Gas prices in the Sunshine State increased 12 cents a gallon last week, marking the highest they have been in Florida since the end of 2014.
According to AAA, on Sunday, the average gallon of gas in Florida cost $2.97 while the national average stood at $3.08 a gallon.
“The state average jumped 12 cents last week, following significant gains in the prices of crude oil and gasoline futures, as the recovery in global fuel demand outpaces supply,” AAA noted on Sunday. “Florida drivers are now paying the most expensive prices at the pump since November 2014. The state average of $2.97 per gallon is 12 cents more than a week ago, 7 cents more than a month ago, and 44 cents more than this time in 2019. Pump prices are now averaging 6 cents more than the previous 2021 high – set back in March. It is also 5 cents more than the highest price in 2018.”
“It now costs $2 more to fill an average-sized 15-gallon gas tank, than it did a week ago,” said Mark Jenkins, a spokesman for AAA and the Auto Club Group. “Fortunately, futures prices flattened out last week, so drivers should not face another round of rising prices this week.”
The West Palm Beach-Boca Raton area had the most expensive gas in the state with an average of $3.08 a gallon followed by Panama City at $3.06 a gallon and Tallahassee at $3.02 a gallon.
Punta Gorda had the least expensive gas in the state at $2.93 a gallon, followed by Orlando, Jacksonville and the Fort Myers-Cape Coral area at $2.94 a gallon and the Tampa Bay region at $2.96 a gallon.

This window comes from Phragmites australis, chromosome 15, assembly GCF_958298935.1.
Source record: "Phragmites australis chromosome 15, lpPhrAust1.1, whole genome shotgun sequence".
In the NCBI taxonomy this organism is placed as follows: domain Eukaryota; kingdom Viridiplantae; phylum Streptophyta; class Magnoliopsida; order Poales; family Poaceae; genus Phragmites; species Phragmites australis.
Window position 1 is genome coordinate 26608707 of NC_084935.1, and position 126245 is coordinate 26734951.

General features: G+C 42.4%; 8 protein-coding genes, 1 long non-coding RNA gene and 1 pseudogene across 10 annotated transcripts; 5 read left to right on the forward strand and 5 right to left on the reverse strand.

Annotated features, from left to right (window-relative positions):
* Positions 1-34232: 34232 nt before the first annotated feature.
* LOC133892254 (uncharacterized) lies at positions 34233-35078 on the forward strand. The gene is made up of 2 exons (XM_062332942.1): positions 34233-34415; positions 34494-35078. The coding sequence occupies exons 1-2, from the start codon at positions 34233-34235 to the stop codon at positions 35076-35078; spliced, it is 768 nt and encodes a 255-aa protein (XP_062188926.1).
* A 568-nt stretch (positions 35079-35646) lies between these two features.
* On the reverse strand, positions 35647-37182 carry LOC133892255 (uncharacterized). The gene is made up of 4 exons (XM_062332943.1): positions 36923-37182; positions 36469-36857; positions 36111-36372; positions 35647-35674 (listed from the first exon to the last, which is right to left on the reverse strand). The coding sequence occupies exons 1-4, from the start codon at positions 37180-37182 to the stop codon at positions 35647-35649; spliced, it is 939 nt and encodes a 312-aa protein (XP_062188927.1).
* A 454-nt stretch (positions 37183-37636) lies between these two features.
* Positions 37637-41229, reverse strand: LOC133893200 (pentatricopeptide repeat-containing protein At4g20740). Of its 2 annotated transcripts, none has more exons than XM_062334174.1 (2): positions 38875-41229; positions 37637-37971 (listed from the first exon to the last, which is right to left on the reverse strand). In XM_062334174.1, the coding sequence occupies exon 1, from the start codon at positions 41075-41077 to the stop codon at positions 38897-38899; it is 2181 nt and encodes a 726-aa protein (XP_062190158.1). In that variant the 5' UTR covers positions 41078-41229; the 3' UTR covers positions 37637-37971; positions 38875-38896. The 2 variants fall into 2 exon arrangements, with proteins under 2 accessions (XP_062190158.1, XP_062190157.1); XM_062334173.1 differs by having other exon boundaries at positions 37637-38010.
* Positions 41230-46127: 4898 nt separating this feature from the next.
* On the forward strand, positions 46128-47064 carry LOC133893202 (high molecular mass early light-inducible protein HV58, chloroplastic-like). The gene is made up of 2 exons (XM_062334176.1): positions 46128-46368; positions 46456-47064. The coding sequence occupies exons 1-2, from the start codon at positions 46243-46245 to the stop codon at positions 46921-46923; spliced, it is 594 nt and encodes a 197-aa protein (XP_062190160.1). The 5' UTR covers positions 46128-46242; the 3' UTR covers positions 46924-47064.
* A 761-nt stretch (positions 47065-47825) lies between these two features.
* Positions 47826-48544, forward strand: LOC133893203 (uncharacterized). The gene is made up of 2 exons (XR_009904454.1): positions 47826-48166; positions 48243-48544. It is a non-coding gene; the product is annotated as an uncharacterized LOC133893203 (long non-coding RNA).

AAA pointed to figures from the U.S. Energy Information Administration (EIA)
“The recent jump at the pump has largely been driven by the rising price of crude. EIA forecasts in the June release of its Short-Term Energy Outlook (STEO) that global crude oil prices will stabilize in mid-2021, then average $8 per barrel less in 2022,” AAA noted.
“In the coming months, we expect global oil production to catch up with the increases we’ve seen in demand in 2021,” said EIA Acting Administrator Stephen Nalley. “U.S. and global oil producers are increasing their production, which should help moderate oil prices that have increased significantly as global economic concerns about the COVID-19 pandemic have begun to ease.”
“The EIA expects global petroleum consumption to grow by 6 percent in 2021 and increase another 4 percent in 2022,” AAA noted. In response to this increase in global demand, the EIA expects domestic and global oil production will increase – in the coming months – to match rising levels of global oil consumption and contribute to declining oil prices. The rising oil production in the forecast is largely a result of the OPEC+ decision to raise production. The EIA also expects US producers to drill and complete enough wells to raise 2022 production from 2021 levels.”